MoviesSpace Oddities

Space Oddities: Dreamchild (Gavin Millar, 1985)



Each month, Raz Greenberg reviews an overlooked piece of science fiction, fantasy or horror – be it a film, a television episode, a comic or a game – one that should have gotten more attention when it first came out and should still be remembered, in his opinion. This month, he takes a trip to Lewis Carroll’s wonderland, courtesy of two of the greatest creators in the history of media.


Some people will undoubtedly claim that Dreamchild has no place being covered in this column, let alone in this website, challenging the fact that is a work of fantasy. In a sense, they’ll be right: essentially, Gavin Millar’s film tells the true story of Alice Liddell (played by Coral Browne) – who, as a child, gave author Lewis Carroll (played by Ian Holm) the inspiration for the protagonist of his famous book Alice’s Adventures in Wonderland – and her journey, at the age of 80, to the United States to participate in the celebrations of Carroll’s centenary. But the film has its share of fantasy as well: it portrays the aging Liddell’s memories of Carroll as they constantly mix with scenes from his famous book, often to a nightmarish effect. This great achievement of telling a tragic true story alongside a great fantasy can be credited to two of greatest creators in the history of media: British writer Dennis Potter and American puppeteer Jim Henson.


This may sound like an odd combination, given that Potter is famous for somber masterpieces as The Singing Detective (1986) while Henson is best known for his cheerful work on The Muppet Show. But Henson’s work had a dark side to it as well. The fear of death was a constant theme in his work, both in experimental productions as Time Piece (1965) and in more family-friendly affairs as the 1987 TV show The Storyteller (in which Henson employed Jon Amiel – who directed The Singing Detective, obviously impressed with the interpretation the latter gave to Potter’s script). This fear is also at the heart of Dreamchild, originally a television play written by Potter in the 1960s, which owes a lot of its success on the big screen to the magic worked by Jim Henson’s workshop.


Drawing inspiration from John Tenniel’s original illustrations of Carroll’s book, Henson’s company has made characters as the March Hare, the Mad Hatter and the Mock Turtle extremely lifelike – far more convincing than the in the recent CGI attempts at portraying the same characters in Tim Burton’s productions – but remaining true to Tenniel’s vision, there is also something dirty and crumpled about these characters, giving their scenes a sinister atmosphere. As these scenes are a part of Liddell’s flashbacks to her childhood and signs of her ever-deteriorating mental condition, the audience learns of the unhappy “Wonderland” in which Liddell grew up. It is contrasted with the reality of her visit to New York of the 1930s – the Jazz and showbiz era, a corrupt and decadent society, another “Wonderland” that the now-old woman who grew up in the Victorian era cannot possibly understand and gets hopelessly lost in. More than a story about Liddell’s relationship with her famous literary alter-ego, it is a sad tale of a woman whose time has passed – and who was never a woman of her own time to begin with.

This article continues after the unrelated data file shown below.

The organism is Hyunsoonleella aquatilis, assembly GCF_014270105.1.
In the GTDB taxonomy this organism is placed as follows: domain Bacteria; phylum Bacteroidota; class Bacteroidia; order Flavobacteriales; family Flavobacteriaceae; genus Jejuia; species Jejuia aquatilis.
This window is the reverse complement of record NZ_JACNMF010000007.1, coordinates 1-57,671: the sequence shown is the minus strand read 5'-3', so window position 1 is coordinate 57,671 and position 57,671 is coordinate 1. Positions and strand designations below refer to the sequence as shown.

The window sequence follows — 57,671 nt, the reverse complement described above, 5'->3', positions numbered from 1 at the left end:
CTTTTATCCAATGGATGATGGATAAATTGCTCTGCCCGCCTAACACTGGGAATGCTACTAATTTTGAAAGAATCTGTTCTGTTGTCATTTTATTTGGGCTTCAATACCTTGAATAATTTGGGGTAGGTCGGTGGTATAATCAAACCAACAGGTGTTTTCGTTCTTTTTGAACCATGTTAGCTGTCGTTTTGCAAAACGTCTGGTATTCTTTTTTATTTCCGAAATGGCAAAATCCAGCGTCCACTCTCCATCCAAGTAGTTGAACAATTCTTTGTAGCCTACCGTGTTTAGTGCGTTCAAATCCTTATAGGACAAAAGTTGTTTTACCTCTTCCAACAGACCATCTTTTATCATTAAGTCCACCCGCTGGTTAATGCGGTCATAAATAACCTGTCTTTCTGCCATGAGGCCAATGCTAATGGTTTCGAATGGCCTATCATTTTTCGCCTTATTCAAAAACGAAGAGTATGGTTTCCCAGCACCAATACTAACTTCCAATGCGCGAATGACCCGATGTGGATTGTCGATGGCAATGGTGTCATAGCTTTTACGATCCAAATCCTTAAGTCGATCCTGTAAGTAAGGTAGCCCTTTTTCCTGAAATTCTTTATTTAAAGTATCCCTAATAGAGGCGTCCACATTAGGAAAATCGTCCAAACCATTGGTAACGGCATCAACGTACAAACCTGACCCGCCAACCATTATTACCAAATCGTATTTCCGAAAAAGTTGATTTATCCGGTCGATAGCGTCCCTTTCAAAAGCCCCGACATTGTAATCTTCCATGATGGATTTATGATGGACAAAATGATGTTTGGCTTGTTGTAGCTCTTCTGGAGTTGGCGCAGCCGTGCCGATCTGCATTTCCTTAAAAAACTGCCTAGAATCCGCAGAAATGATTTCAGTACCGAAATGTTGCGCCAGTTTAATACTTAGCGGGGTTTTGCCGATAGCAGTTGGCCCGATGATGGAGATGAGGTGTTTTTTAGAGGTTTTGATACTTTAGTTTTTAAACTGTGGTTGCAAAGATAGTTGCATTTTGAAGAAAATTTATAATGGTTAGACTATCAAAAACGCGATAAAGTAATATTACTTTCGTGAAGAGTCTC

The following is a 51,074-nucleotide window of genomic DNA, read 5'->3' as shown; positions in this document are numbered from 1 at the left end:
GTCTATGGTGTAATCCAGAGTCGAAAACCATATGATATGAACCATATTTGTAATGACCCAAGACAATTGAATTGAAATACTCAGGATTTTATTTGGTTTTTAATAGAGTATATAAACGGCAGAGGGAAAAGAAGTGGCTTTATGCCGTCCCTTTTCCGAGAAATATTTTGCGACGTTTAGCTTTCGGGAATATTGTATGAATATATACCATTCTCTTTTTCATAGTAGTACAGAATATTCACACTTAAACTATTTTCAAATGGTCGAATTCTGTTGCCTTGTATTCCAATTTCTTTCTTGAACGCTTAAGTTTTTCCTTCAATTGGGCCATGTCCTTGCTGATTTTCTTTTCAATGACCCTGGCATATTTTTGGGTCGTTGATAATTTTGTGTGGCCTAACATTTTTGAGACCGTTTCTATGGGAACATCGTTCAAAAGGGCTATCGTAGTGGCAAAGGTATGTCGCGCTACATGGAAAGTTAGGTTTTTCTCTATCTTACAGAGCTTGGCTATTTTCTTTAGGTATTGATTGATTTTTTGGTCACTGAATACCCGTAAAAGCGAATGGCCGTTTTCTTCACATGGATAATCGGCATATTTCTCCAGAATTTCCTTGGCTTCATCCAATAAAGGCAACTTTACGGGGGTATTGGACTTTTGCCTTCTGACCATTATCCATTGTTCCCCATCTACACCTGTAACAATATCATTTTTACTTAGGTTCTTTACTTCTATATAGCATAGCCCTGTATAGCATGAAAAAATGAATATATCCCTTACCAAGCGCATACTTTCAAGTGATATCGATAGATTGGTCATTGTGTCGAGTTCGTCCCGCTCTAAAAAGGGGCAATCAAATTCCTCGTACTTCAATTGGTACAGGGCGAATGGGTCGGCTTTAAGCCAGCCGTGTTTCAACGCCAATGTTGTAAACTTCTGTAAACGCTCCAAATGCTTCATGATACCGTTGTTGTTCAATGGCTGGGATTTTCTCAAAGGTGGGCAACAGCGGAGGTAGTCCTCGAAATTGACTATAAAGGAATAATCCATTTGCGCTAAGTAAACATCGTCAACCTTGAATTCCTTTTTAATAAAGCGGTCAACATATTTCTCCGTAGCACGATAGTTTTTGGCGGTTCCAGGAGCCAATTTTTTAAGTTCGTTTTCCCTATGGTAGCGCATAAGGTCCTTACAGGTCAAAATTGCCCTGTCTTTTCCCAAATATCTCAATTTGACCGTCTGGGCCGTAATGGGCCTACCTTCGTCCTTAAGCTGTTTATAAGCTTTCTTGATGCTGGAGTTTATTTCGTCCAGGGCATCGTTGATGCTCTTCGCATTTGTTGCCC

Potter and Henson’s visions are masterfully brought together in Dreamchild in the confident hands of director Gavin Millar, who also helmed another Potter adaptation, Cream in My Coffee (another tale of elderly people and the secrets their past is holding) five years before he was recruited to direct the film. Millar was brought to direct the film by producer Rick McCallum, who has produced the major Dennis Potter adaptations during the 1980s; in the 1990s he joined George Lucas in the production of The Young Indiana Jones Chronicles (1993), where he brought Millar to direct an episode. He kept collaborating with Lucas, producing the special editions and later the prequels of The Star Wars films. Dreamchild remains one of the strongest works involving Potter, Henson, Millar and McCallum, and it never got the wide audience it deserves among both fans of Henson or Potter.


Where to get it: a bare-bones DVD release of Dreamchild, with no special features or extras, is available.




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